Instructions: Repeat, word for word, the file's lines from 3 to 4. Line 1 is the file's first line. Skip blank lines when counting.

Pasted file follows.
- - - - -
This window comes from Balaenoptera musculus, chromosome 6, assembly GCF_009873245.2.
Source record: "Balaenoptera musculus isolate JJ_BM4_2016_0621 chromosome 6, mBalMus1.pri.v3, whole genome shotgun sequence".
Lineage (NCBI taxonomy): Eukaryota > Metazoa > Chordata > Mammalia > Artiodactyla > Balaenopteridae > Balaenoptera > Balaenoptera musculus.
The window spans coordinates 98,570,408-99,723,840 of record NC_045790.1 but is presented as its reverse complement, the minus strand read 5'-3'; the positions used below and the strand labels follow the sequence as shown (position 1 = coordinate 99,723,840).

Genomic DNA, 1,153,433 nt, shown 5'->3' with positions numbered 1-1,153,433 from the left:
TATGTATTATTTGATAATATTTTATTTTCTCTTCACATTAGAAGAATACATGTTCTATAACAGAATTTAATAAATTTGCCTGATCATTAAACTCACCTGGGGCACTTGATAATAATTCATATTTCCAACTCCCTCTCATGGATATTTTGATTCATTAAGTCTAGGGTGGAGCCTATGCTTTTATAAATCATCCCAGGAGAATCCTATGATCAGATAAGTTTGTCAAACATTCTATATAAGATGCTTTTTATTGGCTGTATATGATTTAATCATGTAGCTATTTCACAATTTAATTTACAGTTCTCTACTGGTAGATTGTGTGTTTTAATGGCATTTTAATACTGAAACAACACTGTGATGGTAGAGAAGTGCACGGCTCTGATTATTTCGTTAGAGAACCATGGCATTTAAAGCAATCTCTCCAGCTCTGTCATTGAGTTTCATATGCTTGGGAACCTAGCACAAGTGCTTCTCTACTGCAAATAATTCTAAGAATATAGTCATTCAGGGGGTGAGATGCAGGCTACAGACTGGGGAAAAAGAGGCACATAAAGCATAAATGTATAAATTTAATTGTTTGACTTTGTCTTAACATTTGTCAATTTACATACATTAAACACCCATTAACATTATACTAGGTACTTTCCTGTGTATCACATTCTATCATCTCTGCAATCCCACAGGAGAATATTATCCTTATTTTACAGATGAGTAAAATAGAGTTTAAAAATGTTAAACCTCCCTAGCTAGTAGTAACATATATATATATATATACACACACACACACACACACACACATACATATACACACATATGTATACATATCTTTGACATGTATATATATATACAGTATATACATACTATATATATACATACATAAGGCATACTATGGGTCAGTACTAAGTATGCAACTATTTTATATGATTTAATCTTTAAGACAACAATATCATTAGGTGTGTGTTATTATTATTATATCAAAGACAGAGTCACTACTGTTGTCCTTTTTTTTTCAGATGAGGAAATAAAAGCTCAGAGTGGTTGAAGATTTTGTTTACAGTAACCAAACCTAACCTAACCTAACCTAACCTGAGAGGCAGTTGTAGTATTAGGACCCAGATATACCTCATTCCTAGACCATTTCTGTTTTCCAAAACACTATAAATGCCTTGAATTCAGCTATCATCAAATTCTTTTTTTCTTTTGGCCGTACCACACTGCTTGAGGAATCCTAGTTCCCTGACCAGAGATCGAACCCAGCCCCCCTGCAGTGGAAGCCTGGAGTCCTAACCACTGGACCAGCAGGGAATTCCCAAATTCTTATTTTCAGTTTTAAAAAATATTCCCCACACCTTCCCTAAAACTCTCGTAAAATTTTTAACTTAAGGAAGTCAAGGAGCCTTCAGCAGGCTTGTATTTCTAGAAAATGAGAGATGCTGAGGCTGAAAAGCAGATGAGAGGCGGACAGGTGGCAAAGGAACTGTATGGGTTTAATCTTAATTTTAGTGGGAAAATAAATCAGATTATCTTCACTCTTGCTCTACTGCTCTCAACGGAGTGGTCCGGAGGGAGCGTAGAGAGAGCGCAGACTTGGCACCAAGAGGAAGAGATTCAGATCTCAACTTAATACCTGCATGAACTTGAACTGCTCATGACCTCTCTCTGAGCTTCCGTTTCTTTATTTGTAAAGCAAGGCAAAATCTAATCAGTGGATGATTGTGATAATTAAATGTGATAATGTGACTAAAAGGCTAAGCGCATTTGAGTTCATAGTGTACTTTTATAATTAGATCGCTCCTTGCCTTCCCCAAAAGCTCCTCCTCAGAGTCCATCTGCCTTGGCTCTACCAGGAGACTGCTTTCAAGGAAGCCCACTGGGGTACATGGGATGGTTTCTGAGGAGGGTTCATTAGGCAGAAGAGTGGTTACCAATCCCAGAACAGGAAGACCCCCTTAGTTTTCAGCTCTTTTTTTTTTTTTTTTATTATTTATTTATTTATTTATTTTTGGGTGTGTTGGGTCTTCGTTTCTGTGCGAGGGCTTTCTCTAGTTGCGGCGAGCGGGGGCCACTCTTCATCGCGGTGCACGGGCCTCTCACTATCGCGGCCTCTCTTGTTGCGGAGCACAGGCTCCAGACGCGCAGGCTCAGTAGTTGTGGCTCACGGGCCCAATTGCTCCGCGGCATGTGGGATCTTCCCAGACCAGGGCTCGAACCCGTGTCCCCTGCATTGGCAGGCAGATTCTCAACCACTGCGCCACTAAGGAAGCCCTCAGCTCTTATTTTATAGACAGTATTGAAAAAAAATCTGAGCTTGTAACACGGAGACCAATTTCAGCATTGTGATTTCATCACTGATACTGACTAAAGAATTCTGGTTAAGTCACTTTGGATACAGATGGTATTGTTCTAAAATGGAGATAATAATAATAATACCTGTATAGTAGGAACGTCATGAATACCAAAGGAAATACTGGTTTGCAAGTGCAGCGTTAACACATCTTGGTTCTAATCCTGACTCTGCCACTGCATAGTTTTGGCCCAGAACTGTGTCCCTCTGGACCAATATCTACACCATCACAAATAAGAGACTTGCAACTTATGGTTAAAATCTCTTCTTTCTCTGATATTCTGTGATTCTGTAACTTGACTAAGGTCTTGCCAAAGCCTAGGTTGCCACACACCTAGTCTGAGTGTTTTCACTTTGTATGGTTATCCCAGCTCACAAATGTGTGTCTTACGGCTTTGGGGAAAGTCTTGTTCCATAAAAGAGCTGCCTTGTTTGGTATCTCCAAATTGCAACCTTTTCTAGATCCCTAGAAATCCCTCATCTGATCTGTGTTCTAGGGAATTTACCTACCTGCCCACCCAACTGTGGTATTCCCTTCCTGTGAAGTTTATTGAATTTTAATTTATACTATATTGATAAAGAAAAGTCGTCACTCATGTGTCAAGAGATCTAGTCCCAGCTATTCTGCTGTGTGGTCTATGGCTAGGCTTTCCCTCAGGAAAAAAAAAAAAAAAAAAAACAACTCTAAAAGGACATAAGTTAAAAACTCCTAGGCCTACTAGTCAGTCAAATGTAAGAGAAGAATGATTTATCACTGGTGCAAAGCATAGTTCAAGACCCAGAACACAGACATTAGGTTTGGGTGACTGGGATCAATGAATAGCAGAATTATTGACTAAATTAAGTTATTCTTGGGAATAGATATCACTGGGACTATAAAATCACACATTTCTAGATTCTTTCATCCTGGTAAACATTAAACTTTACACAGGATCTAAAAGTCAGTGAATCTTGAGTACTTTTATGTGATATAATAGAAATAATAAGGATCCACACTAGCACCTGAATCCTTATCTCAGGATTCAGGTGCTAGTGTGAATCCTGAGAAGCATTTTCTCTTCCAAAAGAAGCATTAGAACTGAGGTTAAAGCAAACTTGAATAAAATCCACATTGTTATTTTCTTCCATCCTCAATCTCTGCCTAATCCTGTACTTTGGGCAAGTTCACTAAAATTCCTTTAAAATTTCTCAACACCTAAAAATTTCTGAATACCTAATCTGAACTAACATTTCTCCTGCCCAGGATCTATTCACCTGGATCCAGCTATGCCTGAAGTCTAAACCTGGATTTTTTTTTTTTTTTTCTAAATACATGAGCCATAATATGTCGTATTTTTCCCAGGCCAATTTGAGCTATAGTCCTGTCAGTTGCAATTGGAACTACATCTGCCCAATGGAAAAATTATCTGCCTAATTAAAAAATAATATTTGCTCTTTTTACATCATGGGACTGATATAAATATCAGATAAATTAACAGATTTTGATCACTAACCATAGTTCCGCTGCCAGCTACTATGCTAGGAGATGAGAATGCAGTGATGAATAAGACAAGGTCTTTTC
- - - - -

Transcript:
Lineage (NCBI taxonomy): Eukaryota > Metazoa > Chordata > Mammalia > Artiodactyla > Balaenopteridae > Balaenoptera > Balaenoptera musculus.
The window spans coordinates 98,570,408-99,723,840 of record NC_045790.1 but is presented as its reverse complement, the minus strand read 5'-3'; the positions used below and the strand labels follow the sequence as shown (position 1 = coordinate 99,723,840).